Wednesday, May 18, 2011

A two week pause from teaching and I was called fat

My 10 hours of freshmen oral English was replaced with two weeks of all day military training.  Dressed in their camouflaged uniforms and hats, all the freshmen of the university practiced marching around the playground.  They also learned Kung Fu combat.

Because of the remodeling, the Tree House has also had a major pause.  We recently finished with the paint job and the organization of the books and furniture; however, all the workers have been dead beat tired.  They have been either in military training and/or Tai Chi practice.  All of the English department freshmen and sophomore females were required to be in the 32nd University Sports Meet Opening Ceremony.  They have including my sitemate been practicing 4-6 hours a day, so we the PCVs offered to open the Tree House one hour a night from 6:30-7:30.

Classes were cancelled for the sports meet which is a 3-day competition for all of the teachers and students of the university.  Each person can volunteer to participate in various events from track and field to fun events like the three legged race or the slowest bicyclist.  The participating teachers of the School of Foreign Language were given off-white baseball caps, bright neon pink polo shirts, and dark blue pants.  For the opening ceremony, all of the departments dressed in their new clothes fashion from white blouses and black skirts, to red ties and black pants marched in ordered formation into the stadium shouting slogans about health and physical fitness.  

I've never had the opportunity to participate in track and field events and was excited to volunteer to do the 100 meter dash; however, there was a mix up and I ended up having to do the long jump.  I have NEVER done the long jump except during middle school at the French school while living in China.  I had a crash course.  Run fast.  Touch the white line but don't touch the colored line and snap your body or something.  People tried to demonstrate but I didn't really get the snapping of the body to fly forward into the sand pit.  It didn't matter.  Out of the 6 women, I was still able to get first place with a measly short distance of 3.2 meters.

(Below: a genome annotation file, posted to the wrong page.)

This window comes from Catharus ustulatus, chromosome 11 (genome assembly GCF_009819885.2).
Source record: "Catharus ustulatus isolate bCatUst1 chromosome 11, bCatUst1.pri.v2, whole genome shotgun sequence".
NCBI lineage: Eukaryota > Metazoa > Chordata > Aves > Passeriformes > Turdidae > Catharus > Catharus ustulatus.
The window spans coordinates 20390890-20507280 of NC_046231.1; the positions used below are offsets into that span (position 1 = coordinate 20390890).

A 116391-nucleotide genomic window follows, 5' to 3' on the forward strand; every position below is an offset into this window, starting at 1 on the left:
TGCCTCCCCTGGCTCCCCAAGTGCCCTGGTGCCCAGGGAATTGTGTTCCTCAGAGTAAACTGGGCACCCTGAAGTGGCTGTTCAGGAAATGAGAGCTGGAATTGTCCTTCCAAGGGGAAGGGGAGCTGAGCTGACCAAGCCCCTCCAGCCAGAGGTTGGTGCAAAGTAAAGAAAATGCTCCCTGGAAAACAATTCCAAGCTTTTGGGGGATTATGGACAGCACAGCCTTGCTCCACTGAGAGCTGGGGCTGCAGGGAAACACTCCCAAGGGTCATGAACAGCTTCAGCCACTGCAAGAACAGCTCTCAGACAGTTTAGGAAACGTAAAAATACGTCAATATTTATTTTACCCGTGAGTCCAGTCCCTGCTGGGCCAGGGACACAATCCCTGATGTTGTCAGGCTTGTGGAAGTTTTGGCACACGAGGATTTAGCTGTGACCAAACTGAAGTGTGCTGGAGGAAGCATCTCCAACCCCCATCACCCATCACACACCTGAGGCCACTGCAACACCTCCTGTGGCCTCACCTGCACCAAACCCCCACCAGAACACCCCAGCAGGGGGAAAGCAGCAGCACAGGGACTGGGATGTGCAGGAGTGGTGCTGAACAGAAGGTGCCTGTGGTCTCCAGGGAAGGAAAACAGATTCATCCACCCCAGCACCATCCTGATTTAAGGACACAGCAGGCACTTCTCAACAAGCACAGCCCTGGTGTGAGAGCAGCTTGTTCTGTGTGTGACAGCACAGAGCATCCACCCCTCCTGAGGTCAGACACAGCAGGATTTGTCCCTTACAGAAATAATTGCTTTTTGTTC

A leader of the PE department who was watching, who took my picture, and who congratulated me on my win, with a smile jokingly asked why I was so fat and maybe I should stop eating so much.  This was kind of coincidental because recently amongst the China PCV community there has been a dialogue about the frequency of students calling each other fat and how this is detrimental to women's self-esteem and body image.  I kind of wonder though, are we as westerners judging the word fat through a western lens, our own value system?  Is the word fat a universally across all cultures, a negative, self-esteem and body image damaging word?  Are our Chinese students hearing the word fat the same way as we women from the west hear it?  Are our Chinese students reacting the same way we from the west would react if we were called fat?  Being called fat is such an impolite insult in the west and hurts us to our core.  Polite people in the west just don't call each other fat.  So then if we in the west and people in China react and view the word the same way then why do Chinese people call their best friends fat, their grand-daughters and their daughters fat, complete strangers fat?  

Is there a cultural difference surrounding the word fat between the west and China such that we are reacting to it and using it differently?  Or are we all regardless of culture subconsciously reacting to the word fat the same way?

1 comment:

universalibrarian said...

You are very much not fat. I am called fat EVERY time I go to the doctor here, Headache? You are too fat. Toothache? You are too fat. I think that it is very damaging. I look at my students and the ones who are naturally a little chunkier have a really hard time, especially the western ones and I watch already skinny girls eat almost nothing in order to "keep fit" Not in a healthy way. I think that people here just don't band together to fight the label as they have in the US. I think that it still hurts here in Taiwan and it sounds like it is very similar to where you are.